Dr Jacky Bowring, Professor of Landscape Architecture at Lincoln University, has written the world’s first book on the critique of landscape architecture.
Due to be published by Routledge in the next few weeks the work, aptly named Landscape Architecture Criticism, delves into questions around project evaluation and measuring success. How do we know, for example, if built or unbuilt works of landscape architecture are successful? What strategies are used to measure the success or failure, and by whom? Does design criticism only come in written form?
The book - Bowring’s third - also brings together diverse perspectives on criticism in landscape architecture, establishing a substantial point of reference for approaching design critique, exploring how criticism developed within the discipline.
It’s based on a masters course she’s been teaching for the last 10 years at Lincoln University, where she’s a professor of landscape architecture.
“One of the things about a young profession like landscape architecture is you can’t really write much about criticism until it’s built up a body of thinking,” Bowring told Landscape Architecture Aotearoa. “And the time was (now) ripe.”
Bowring sets up a framework for critique which is based on the work of architectural critic Wayne Attoe from the 1970s, where he set out three categories that criticism could fall into - descriptive, interpretive and normative.
“Normative is of course based on norms and that’s the only type of critique which is evaluative so that’s where you are looking for success,” Bowring says. “And when you are thinking about success you have to think ‘what am I basing my judgement of success on?’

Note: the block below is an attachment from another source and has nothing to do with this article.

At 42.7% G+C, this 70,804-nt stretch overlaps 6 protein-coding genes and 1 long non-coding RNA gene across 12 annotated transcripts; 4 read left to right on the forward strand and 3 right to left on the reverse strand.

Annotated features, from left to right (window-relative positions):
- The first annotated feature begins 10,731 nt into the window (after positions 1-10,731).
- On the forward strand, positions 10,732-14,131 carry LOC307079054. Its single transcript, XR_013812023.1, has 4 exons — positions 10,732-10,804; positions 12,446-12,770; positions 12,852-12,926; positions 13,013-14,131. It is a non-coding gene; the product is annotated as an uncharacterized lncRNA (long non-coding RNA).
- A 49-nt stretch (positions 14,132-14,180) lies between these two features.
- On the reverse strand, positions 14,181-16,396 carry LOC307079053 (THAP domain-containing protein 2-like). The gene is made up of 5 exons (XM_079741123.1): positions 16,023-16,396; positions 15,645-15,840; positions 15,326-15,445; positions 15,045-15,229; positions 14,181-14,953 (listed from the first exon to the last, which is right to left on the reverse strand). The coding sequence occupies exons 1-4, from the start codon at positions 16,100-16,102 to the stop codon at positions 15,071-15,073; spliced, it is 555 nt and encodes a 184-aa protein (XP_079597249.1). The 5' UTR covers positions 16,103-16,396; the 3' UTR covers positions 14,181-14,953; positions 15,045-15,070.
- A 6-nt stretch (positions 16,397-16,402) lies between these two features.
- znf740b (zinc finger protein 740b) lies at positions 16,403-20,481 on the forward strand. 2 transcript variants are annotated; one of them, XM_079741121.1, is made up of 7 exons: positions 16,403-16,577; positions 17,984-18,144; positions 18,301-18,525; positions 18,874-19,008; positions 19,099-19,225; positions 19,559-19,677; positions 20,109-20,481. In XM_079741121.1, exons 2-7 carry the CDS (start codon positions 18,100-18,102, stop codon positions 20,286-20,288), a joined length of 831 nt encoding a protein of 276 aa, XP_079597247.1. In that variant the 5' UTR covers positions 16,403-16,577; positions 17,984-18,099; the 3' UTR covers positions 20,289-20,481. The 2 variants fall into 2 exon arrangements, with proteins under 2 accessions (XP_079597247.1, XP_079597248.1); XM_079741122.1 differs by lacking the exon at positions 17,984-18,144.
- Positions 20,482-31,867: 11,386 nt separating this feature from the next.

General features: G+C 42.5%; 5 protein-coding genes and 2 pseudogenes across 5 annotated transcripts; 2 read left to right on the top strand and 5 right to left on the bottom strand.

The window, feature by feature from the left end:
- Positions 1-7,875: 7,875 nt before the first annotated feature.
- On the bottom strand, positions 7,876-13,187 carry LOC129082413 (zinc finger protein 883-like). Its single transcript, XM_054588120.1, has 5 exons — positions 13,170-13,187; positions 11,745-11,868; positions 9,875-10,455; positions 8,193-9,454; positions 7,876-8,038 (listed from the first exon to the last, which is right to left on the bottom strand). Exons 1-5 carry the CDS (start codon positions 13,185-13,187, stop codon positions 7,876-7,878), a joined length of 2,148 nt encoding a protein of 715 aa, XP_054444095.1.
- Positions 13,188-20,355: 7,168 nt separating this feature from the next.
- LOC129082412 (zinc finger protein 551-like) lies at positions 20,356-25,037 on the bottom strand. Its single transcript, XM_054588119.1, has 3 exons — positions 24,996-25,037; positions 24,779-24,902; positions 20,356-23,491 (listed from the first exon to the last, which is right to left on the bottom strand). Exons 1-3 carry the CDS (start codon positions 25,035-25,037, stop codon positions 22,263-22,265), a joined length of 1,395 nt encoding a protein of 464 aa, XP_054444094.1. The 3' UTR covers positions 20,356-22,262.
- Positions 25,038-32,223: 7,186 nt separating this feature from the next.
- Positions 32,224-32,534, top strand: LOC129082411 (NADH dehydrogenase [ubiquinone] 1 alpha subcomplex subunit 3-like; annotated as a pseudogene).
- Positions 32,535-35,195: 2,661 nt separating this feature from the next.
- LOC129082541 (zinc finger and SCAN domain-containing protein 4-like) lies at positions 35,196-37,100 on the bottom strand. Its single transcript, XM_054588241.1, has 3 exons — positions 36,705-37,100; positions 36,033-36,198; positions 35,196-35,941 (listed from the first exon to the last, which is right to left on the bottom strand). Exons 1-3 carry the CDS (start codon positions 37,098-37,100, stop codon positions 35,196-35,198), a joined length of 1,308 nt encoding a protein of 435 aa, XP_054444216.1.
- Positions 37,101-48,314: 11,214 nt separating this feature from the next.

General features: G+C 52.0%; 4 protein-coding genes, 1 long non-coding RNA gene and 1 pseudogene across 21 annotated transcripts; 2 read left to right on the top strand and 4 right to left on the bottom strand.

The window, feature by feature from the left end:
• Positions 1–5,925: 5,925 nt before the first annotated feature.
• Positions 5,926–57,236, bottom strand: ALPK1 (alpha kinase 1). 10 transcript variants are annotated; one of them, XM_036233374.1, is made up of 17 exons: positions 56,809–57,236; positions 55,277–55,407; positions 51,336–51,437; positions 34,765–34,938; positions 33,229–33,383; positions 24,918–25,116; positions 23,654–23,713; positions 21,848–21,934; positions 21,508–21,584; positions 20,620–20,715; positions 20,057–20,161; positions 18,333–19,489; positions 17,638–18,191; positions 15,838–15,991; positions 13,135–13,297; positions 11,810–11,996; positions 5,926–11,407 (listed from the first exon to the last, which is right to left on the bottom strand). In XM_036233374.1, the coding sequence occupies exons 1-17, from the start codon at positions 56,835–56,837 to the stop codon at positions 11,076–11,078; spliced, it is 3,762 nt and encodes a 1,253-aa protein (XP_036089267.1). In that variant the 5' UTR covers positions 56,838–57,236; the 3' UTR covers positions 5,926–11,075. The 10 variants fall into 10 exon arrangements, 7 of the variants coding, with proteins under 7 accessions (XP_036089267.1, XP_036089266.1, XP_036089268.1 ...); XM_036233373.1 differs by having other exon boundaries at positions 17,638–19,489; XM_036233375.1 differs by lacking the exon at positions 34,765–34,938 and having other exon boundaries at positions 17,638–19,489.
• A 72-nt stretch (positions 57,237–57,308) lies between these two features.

“What’s your reason or purpose, your theoretical position?”
For example a feminist critique of a playground is going to be very different, potentially, from one based on context where an assessment would look at how it responds to the region or whether the materials used reflect the local character.
“The book is really based around getting clarity of your reasons for writing or performing a critique,” Bowring says. “It’s really an encouragement for people to be very explicit in their thinking.”
And that should follow through into their own design work, she says.
Bowring has included a chapter on unbuilt work, to help design panels or competition judges interpret what they see on screen, and beyond “seductive graphics”. “They need to really understand how something might be when it’s implemented,” she says.
One of the international projects Bowring considers in the book is the Maya Lin Vietnam Veterans memorial in Washington DC. She chose eight critics who’d all analysed the memorial and come up with very different perspectives.
“That’s one of the most vivid ways of understanding the power of critique because a critic can really make us see works in very different ways. Here you have one site through eight different lenses. It does really make you aware of being conscious of your position.”
And if you get in quick the eBook version is currently on special with Routledge with a current saving of $21.
The book can be pre-ordered on Amazon (paperback option available).
It is envisaged that the book will also be available for purchase at local NZ book stores once retail is back open.